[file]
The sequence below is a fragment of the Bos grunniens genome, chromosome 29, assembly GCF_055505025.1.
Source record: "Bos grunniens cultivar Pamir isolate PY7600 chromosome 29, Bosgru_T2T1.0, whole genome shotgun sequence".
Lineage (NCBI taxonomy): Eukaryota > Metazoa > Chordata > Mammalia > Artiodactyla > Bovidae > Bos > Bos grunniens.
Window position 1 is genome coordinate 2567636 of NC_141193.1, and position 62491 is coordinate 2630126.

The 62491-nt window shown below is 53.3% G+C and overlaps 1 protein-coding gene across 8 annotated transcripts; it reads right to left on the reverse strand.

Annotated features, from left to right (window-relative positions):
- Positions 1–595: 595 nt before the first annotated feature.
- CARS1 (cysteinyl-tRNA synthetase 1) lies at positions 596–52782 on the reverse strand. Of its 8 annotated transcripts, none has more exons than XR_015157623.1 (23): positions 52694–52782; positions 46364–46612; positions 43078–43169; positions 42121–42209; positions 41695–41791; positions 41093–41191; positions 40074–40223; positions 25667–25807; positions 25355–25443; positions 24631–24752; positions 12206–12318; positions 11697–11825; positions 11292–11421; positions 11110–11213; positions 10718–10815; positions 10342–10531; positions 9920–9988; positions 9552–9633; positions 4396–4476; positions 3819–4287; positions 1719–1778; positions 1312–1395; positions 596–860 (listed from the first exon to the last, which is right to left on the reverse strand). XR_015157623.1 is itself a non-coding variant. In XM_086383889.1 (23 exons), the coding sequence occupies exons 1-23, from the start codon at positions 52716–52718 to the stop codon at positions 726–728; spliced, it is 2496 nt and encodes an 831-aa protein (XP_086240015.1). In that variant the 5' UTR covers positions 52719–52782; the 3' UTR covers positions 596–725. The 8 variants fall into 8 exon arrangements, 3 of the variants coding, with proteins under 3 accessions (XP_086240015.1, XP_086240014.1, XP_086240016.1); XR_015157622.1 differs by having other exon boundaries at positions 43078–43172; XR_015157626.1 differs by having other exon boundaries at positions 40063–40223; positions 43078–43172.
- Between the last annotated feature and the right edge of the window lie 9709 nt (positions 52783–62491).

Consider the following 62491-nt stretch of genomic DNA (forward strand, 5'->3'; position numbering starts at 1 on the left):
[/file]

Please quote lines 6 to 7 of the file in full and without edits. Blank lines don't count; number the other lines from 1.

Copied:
Annotated features, from left to right (window-relative positions):
- Positions 1–595: 595 nt before the first annotated feature.